Sen. Dole surprises vets at World War II MemorialWASHINGTON — Word spread quickly throughout the World War II Memorial Saturday morning, April 30, that a special visitor was perched on a wooden stool near the entrance.
By: Julie Buntjer, Worthington Daily Globe
WASHINGTON — Word spread quickly throughout the World War II Memorial Saturday morning, April 30, that a special visitor was perched on a wooden stool near the entrance.
Former Kansas Sen. Bob Dole, a World War II veteran who served as national chair of the fundraising campaign to build the memorial, had stopped by to visit with members of his generation — the greatest generation — to offer handshakes and a word of thanks.
Just three weeks prior, Dole was at the memorial to receive accolades of his own. During a special ceremony on April 12, the 87-year-old had a plaque dedicated in his honor for his “tireless support of America’s veterans and the World War II Memorial.” The plaque was installed near the main concourse of the memorial.
Veterans aboard Honor Flight Southwest Minnesota were surprised by the appearance, and pleased that Dole and his wife, Elizabeth, took time to visit them at their memorial.
“He’s always been kind of a favorite of mine,” said Teel Fransen of Jackson. “I was glad to see him — I didn’t expect it.”
Fransen said he was surprised by how tall Dole was, while Mike Michelson of Cottonwood said the former GOP candidate for president was “getting pretty old.”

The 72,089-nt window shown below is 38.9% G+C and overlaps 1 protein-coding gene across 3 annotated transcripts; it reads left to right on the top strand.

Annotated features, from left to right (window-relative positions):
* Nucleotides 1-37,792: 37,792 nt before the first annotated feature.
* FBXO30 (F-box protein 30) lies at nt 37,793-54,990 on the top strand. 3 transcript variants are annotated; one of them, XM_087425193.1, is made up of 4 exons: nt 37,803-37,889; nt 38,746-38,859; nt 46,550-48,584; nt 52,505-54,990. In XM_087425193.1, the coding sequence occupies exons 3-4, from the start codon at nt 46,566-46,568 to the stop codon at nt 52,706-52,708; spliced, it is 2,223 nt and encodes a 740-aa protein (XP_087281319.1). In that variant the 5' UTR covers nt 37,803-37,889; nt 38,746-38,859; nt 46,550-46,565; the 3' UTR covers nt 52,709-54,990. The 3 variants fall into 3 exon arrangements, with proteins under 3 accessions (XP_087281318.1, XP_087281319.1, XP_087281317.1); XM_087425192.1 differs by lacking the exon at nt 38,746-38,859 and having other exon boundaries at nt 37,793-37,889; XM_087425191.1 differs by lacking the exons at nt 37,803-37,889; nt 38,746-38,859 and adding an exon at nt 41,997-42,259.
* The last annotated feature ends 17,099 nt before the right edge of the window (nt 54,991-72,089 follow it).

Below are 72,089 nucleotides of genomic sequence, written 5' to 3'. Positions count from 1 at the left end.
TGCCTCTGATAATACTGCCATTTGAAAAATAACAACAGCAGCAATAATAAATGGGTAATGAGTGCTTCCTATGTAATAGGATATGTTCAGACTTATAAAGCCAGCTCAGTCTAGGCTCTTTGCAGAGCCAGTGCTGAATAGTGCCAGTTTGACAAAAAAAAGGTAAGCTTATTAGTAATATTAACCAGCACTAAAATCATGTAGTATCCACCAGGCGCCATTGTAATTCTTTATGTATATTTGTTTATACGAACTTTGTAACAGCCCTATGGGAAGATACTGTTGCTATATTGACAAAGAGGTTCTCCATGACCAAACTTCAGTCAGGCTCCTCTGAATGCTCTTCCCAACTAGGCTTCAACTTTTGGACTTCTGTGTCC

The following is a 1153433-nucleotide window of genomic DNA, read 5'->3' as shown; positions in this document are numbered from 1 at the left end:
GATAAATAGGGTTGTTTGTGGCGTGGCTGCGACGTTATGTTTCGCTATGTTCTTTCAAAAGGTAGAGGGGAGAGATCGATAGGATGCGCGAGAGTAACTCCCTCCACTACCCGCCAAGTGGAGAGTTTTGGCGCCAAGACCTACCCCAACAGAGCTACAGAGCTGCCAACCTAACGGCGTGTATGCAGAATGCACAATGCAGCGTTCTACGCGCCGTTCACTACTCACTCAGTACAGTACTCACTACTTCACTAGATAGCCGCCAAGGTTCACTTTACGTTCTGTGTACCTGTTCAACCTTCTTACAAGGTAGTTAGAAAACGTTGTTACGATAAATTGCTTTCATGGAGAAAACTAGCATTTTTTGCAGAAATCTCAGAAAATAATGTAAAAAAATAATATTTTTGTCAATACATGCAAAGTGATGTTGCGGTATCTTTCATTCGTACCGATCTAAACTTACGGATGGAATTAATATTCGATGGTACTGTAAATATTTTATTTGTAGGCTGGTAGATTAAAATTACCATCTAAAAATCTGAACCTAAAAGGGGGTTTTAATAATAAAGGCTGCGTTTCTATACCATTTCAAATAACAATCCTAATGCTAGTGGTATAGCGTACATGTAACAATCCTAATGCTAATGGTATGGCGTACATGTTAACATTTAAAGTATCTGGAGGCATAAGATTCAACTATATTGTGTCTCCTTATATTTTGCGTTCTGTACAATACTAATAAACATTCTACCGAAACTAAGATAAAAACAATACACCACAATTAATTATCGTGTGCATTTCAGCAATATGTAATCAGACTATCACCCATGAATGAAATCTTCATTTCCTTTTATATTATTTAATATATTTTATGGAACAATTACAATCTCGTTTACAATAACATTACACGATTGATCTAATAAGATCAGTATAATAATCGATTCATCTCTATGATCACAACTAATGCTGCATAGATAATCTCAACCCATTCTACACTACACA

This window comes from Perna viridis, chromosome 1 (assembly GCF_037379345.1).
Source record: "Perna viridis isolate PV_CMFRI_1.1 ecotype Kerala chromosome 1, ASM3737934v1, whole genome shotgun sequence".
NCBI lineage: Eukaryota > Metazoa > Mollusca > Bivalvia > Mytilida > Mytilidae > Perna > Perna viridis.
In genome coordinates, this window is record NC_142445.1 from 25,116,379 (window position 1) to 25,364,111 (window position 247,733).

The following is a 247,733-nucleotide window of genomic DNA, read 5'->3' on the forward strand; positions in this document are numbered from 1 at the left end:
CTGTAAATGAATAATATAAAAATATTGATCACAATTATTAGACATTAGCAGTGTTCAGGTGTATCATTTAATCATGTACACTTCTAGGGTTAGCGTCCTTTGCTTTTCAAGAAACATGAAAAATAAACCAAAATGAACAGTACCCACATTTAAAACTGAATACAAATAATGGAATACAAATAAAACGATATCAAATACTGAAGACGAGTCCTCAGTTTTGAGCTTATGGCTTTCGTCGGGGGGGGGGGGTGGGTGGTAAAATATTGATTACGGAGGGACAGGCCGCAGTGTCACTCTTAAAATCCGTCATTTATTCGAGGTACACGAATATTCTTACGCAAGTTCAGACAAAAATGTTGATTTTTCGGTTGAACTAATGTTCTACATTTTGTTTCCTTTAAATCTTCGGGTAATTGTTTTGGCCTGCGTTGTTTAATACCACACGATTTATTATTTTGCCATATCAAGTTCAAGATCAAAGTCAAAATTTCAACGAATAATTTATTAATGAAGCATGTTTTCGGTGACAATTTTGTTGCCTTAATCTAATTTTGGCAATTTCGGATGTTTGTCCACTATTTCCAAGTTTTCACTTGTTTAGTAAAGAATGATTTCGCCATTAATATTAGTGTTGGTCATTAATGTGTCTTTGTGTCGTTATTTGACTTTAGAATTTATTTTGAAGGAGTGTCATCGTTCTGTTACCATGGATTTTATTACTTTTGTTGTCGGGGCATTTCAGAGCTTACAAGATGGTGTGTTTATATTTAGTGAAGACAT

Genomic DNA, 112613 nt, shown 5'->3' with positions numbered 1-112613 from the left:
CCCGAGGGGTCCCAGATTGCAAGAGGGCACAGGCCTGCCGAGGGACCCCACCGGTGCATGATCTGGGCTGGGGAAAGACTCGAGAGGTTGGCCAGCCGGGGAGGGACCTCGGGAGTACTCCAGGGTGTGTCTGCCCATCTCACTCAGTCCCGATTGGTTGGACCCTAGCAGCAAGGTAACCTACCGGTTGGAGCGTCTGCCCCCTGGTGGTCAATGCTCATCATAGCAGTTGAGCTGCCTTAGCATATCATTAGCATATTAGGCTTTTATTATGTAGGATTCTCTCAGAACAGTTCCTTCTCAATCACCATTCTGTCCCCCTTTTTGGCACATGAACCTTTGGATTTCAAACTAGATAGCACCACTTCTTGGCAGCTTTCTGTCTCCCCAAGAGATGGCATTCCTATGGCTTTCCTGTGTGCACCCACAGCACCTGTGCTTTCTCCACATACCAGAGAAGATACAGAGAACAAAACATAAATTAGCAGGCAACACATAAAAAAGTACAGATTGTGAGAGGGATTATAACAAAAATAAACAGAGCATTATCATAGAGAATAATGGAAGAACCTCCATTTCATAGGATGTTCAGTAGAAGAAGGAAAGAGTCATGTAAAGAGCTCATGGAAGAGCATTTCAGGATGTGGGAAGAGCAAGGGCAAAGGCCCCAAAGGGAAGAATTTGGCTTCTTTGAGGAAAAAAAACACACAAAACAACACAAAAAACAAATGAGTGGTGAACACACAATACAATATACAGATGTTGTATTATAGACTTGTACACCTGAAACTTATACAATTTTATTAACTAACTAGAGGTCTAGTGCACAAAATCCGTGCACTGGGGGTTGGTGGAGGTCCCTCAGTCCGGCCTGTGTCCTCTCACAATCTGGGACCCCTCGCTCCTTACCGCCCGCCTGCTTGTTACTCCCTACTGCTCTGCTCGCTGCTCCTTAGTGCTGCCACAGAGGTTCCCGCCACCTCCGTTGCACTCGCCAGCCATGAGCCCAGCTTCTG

Dole was severely wounded 66 years ago while fighting in Italy during World War II, and he now tries to schedule visits to the memorial when a large contingent of Honor Flight participants are arriving.
The World War II Memorial was dedicated on the National Mall in 2004. It features twin towers, symbolizing the battles fought across two oceans — the Atlantic and Pacific — and 56 pillars to represent each of the United States, territories and the District of Columbia.
Fransen said seeing all of the children at the memorial waving banners of thanks and offering cards, hugs and photo opportunities really impressed him.
“We have a wonderful country,” he said. “We hear all the bad stuff on the news, but there’s a lot of good stuff out here too.”
Sheldon Sandager of Hills said he not only enjoyed the World War II Memorial, but the entire trip. A veteran of the Navy Air Corps, he was reluctant to make the Honor Flight trip because he felt as though veterans who served in combat should have the first opportunity.
His children finally coaxed him into taking the flight.
“I was told they lost just as many pilots in training as they did actual combat. I almost believe that is true,” Sandager said.
Overall, the World War II veteran said the Honor Flight was wonderful.
“I was most delighted in meeting the little children there,” Sandager said. “They would come up to you and give you a card about how thankful they were for what the military people had done for them.”